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, 100 (2), 325-31

Recurrent Acute Thermal Lesion Induces Esophageal Hyperproliferative Premalignant Lesions in Mice Esophagus

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Recurrent Acute Thermal Lesion Induces Esophageal Hyperproliferative Premalignant Lesions in Mice Esophagus

D C M Rapozo et al. Exp Mol Pathol.

Abstract

Hot beverage consumption is a risk factor for esophageal squamous cell carcinoma, but the underlying mechanisms are still unknown. We developed an experimental mouse model to understand the mechanism of thermal lesion to esophageal carcinogenesis. Female BALB/c mice were treated by gavage with water at different temperatures three times a week and nitrosamines in the drinking water. Water at 70°C, but not at lower temperatures, initially induced an esophageal necrosis that healed and became resistant to necrosis after further administrations. However, when 70°C water was associated with N-nitrosodiethylamine at doses above 1 ppm, there was interference in epithelial regeneration, allowing recurrent thermal injury and inflammation. Recurrent thermal injury resulted in hyper proliferative premalignant lesions being induced earlier (at 4 weeks) and at a higher frequency (4-fold increase at 16 weeks) when compared to mice treated with NDEA only. Ki-67 immunostaining revealed that recurrent thermal injury induced basal cell proliferation resulting in the expansion of epithelial basal cells, confirmed by the increase in cytokeratin 14 positive cells with concomitant reduction of differentiated cytokeratin 5 positive cells. We conclude that recurrent thermal lesion may act as a tumor promoter though a strong proliferation stimulus of esophageal epithelial basal cells.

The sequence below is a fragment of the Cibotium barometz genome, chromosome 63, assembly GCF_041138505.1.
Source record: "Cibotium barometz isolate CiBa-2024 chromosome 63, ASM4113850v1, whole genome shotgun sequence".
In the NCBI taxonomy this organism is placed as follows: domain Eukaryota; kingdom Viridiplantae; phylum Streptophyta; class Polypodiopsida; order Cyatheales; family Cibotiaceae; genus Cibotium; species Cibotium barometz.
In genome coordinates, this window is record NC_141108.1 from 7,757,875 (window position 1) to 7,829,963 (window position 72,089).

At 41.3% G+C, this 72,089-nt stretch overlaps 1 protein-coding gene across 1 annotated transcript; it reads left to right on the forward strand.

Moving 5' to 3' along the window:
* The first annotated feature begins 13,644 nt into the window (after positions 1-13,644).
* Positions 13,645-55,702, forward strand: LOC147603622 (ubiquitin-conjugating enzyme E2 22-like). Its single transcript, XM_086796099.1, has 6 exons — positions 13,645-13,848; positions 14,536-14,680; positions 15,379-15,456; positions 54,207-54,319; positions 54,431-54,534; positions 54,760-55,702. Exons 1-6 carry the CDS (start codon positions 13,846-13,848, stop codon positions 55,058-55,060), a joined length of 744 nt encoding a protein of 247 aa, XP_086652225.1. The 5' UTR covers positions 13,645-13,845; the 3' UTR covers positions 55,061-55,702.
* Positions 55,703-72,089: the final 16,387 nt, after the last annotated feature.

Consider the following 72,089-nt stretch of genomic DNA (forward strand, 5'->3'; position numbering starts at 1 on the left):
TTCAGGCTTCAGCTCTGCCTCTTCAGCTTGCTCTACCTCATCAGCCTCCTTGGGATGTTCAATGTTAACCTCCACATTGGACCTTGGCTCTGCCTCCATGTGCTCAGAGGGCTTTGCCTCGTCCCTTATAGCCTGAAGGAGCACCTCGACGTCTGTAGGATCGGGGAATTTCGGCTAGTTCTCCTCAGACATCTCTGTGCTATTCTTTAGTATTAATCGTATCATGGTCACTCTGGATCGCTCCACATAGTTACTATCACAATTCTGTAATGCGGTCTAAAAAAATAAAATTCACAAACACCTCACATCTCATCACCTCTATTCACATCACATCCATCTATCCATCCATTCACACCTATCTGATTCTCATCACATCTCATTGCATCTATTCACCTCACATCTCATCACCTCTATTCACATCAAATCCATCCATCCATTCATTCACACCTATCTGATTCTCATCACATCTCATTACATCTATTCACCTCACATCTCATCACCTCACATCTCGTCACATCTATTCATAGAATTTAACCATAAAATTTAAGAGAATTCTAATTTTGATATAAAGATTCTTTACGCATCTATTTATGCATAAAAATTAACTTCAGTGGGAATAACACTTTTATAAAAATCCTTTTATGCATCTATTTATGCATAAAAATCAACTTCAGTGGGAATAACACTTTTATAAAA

Keywords: Animal experimental model; Esophagus; Inflammation; Nitrosamines; Thermal lesion.

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